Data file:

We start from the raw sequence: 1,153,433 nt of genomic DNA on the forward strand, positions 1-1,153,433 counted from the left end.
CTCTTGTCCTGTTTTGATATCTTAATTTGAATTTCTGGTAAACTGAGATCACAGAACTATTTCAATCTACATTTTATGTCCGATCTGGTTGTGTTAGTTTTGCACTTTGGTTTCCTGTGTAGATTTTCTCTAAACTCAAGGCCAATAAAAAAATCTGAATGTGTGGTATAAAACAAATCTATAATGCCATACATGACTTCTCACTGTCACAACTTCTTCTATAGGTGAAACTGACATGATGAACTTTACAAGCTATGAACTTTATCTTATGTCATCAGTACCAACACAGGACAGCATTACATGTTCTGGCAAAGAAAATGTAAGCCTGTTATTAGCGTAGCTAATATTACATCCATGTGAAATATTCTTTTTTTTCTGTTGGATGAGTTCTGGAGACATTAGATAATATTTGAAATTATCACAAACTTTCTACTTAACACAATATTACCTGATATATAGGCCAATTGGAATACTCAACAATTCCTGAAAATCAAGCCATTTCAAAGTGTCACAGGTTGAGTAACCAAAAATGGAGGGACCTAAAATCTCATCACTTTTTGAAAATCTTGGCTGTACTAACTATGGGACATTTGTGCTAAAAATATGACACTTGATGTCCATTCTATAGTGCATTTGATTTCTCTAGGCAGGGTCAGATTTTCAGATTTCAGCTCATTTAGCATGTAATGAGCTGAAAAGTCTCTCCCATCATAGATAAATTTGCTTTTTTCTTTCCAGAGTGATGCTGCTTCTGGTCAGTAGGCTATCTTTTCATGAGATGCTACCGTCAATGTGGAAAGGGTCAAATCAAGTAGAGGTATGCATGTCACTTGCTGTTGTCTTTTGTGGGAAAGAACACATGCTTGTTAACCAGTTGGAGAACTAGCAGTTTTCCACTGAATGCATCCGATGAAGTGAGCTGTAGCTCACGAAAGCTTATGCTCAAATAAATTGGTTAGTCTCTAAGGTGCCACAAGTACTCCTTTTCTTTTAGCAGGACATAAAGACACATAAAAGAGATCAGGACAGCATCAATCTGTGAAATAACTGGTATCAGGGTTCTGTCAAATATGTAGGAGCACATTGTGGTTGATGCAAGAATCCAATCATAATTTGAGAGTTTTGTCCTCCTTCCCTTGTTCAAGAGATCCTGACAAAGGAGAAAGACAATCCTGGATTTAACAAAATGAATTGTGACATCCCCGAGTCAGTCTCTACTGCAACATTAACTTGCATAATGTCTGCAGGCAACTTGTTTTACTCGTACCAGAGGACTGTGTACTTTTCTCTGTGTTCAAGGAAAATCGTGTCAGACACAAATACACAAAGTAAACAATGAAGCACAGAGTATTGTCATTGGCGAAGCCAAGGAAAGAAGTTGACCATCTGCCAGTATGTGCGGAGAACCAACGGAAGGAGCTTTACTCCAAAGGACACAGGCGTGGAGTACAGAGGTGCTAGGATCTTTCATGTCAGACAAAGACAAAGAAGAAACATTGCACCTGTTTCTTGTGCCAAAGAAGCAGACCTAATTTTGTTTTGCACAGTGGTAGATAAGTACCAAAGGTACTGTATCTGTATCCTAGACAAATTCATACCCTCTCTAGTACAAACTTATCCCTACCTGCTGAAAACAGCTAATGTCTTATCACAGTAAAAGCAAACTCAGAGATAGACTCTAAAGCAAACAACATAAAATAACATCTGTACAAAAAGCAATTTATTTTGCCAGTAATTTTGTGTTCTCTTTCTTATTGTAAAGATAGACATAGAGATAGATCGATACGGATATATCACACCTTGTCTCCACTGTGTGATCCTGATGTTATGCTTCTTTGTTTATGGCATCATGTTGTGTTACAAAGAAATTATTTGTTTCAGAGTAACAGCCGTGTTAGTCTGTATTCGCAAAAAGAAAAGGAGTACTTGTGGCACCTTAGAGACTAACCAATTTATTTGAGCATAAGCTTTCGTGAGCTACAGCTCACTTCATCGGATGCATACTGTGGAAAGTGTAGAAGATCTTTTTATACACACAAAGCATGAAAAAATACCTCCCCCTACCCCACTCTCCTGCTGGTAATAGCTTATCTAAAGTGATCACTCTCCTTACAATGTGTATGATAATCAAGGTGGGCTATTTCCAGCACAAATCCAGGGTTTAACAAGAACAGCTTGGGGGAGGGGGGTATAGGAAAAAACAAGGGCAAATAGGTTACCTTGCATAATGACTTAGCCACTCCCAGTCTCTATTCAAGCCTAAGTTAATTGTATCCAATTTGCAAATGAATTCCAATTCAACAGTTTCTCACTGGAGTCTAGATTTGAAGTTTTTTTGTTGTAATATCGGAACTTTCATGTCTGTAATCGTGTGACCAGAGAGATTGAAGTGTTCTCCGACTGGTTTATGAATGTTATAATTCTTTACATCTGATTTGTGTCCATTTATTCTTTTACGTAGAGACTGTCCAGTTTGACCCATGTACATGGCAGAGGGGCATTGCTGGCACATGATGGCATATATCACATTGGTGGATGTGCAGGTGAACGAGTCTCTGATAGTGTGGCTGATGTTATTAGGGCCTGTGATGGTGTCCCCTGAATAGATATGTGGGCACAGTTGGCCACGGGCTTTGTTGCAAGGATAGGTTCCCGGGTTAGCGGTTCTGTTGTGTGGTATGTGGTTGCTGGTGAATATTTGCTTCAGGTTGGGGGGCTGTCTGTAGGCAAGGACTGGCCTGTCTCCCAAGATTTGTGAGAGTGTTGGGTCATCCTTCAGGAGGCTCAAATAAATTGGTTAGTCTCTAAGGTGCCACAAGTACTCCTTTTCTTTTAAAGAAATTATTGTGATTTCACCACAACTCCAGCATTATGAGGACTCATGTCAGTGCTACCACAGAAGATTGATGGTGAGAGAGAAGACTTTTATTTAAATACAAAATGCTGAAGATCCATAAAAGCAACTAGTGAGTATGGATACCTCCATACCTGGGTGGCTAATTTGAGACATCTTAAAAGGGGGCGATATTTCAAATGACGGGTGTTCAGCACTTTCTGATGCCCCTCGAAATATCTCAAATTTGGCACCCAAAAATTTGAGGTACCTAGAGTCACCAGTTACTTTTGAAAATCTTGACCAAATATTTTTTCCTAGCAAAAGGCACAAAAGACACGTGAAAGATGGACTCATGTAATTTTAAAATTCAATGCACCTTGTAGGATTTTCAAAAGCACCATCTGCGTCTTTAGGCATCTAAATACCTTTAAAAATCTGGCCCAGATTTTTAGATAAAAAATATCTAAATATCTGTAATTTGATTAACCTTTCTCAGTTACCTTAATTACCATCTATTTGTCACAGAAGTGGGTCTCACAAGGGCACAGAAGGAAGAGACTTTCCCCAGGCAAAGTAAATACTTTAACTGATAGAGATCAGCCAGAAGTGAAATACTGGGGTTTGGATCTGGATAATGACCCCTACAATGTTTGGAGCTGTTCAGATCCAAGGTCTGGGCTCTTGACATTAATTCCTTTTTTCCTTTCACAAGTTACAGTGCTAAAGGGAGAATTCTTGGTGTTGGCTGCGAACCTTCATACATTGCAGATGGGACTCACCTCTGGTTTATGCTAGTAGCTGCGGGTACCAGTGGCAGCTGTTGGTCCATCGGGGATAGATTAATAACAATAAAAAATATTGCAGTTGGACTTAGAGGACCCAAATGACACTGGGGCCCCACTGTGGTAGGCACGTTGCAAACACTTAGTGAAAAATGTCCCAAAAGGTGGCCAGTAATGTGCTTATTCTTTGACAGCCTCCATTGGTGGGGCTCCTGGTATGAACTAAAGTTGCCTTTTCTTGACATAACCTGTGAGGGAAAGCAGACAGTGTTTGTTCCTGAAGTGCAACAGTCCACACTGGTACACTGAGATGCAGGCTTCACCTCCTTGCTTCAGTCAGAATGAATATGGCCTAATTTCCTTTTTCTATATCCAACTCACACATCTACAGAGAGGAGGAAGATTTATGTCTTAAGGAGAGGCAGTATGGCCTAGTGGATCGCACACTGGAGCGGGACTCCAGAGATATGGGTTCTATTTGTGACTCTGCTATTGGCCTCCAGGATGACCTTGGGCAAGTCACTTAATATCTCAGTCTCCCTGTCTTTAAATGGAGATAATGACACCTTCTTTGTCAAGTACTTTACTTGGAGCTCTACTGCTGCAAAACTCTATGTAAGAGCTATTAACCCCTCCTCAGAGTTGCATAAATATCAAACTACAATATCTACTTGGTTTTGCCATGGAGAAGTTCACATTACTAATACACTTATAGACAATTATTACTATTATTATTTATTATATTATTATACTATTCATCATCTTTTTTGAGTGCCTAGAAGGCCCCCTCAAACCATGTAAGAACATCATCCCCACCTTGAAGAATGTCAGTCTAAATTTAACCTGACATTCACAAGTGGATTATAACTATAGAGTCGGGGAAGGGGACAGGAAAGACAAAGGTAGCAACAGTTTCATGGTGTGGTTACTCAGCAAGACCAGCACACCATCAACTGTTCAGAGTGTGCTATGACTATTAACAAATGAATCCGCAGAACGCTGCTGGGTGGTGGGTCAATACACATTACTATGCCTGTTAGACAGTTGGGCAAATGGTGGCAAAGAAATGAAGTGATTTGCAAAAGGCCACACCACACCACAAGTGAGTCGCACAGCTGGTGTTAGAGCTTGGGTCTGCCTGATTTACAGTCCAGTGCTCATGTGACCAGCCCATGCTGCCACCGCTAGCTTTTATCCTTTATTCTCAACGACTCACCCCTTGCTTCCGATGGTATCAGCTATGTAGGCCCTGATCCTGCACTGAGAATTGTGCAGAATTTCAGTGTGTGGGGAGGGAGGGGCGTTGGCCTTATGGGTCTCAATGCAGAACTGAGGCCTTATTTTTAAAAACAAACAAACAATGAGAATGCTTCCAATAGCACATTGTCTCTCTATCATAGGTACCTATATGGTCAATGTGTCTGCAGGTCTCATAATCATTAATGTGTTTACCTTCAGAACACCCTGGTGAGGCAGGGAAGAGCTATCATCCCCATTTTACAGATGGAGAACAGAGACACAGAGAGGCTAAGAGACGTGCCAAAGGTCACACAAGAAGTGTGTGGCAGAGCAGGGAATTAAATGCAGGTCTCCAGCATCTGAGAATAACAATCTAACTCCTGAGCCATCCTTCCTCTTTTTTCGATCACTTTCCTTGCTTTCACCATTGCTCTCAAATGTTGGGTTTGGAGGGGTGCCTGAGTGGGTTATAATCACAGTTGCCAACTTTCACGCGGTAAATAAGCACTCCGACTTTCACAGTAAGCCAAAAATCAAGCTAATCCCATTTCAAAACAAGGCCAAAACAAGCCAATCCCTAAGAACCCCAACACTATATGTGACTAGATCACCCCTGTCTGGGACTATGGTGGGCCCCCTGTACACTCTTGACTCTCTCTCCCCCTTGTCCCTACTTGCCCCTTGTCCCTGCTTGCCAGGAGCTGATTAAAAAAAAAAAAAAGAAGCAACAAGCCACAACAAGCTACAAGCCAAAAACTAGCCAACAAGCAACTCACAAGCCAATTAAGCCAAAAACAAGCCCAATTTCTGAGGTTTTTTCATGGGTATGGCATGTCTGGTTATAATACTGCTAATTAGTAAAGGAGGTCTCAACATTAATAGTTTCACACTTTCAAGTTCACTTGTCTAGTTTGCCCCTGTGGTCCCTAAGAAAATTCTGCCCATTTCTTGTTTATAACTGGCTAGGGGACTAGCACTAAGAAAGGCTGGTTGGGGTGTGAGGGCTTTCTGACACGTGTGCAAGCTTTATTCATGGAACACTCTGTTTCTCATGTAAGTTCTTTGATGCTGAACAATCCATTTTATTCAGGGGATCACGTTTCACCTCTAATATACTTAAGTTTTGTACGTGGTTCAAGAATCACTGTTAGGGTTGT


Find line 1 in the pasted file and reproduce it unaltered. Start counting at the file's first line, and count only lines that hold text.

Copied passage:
We start from the raw sequence: 1,153,433 nt of genomic DNA on the forward strand, positions 1-1,153,433 counted from the left end.